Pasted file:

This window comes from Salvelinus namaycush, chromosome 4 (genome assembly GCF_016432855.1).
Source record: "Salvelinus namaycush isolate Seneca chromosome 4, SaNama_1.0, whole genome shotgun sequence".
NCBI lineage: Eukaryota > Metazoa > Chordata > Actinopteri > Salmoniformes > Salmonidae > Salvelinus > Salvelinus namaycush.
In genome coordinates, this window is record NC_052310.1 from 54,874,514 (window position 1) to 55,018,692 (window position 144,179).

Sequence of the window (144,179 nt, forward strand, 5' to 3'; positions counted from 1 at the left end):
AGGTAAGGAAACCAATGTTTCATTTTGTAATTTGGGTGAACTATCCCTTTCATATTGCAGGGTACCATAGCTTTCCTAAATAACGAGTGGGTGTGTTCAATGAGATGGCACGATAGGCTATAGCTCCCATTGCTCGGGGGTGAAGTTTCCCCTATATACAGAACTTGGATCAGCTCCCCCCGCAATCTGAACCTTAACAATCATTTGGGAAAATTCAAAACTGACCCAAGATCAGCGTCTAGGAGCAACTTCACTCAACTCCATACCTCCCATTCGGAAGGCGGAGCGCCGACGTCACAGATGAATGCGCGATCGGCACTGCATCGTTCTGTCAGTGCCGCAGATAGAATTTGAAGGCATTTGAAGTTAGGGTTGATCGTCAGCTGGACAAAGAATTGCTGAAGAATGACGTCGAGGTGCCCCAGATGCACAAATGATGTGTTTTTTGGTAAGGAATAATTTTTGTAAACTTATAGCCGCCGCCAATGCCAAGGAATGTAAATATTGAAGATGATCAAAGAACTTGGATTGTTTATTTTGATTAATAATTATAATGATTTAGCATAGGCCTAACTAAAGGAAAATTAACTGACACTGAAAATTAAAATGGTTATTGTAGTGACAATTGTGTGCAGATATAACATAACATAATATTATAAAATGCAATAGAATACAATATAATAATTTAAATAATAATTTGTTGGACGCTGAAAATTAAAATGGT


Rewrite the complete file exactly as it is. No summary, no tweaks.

This window comes from Salvelinus namaycush, chromosome 4 (genome assembly GCF_016432855.1).
Source record: "Salvelinus namaycush isolate Seneca chromosome 4, SaNama_1.0, whole genome shotgun sequence".
NCBI lineage: Eukaryota > Metazoa > Chordata > Actinopteri > Salmoniformes > Salmonidae > Salvelinus > Salvelinus namaycush.
In genome coordinates, this window is record NC_052310.1 from 54,874,514 (window position 1) to 55,018,692 (window position 144,179).

Sequence of the window (144,179 nt, forward strand, 5' to 3'; positions counted from 1 at the left end):
AGGTAAGGAAACCAATGTTTCATTTTGTAATTTGGGTGAACTATCCCTTTCATATTGCAGGGTACCATAGCTTTCCTAAATAACGAGTGGGTGTGTTCAATGAGATGGCACGATAGGCTATAGCTCCCATTGCTCGGGGGTGAAGTTTCCCCTATATACAGAACTTGGATCAGCTCCCCCCGCAATCTGAACCTTAACAATCATTTGGGAAAATTCAAAACTGACCCAAGATCAGCGTCTAGGAGCAACTTCACTCAACTCCATACCTCCCATTCGGAAGGCGGAGCGCCGACGTCACAGATGAATGCGCGATCGGCACTGCATCGTTCTGTCAGTGCCGCAGATAGAATTTGAAGGCATTTGAAGTTAGGGTTGATCGTCAGCTGGACAAAGAATTGCTGAAGAATGACGTCGAGGTGCCCCAGATGCACAAATGATGTGTTTTTTGGTAAGGAATAATTTTTGTAAACTTATAGCCGCCGCCAATGCCAAGGAATGTAAATATTGAAGATGATCAAAGAACTTGGATTGTTTATTTTGATTAATAATTATAATGATTTAGCATAGGCCTAACTAAAGGAAAATTAACTGACACTGAAAATTAAAATGGTTATTGTAGTGACAATTGTGTGCAGATATAACATAACATAATATTATAAAATGCAATAGAATACAATATAATAATTTAAATAATAATTTGTTGGACGCTGAAAATTAAAATGGT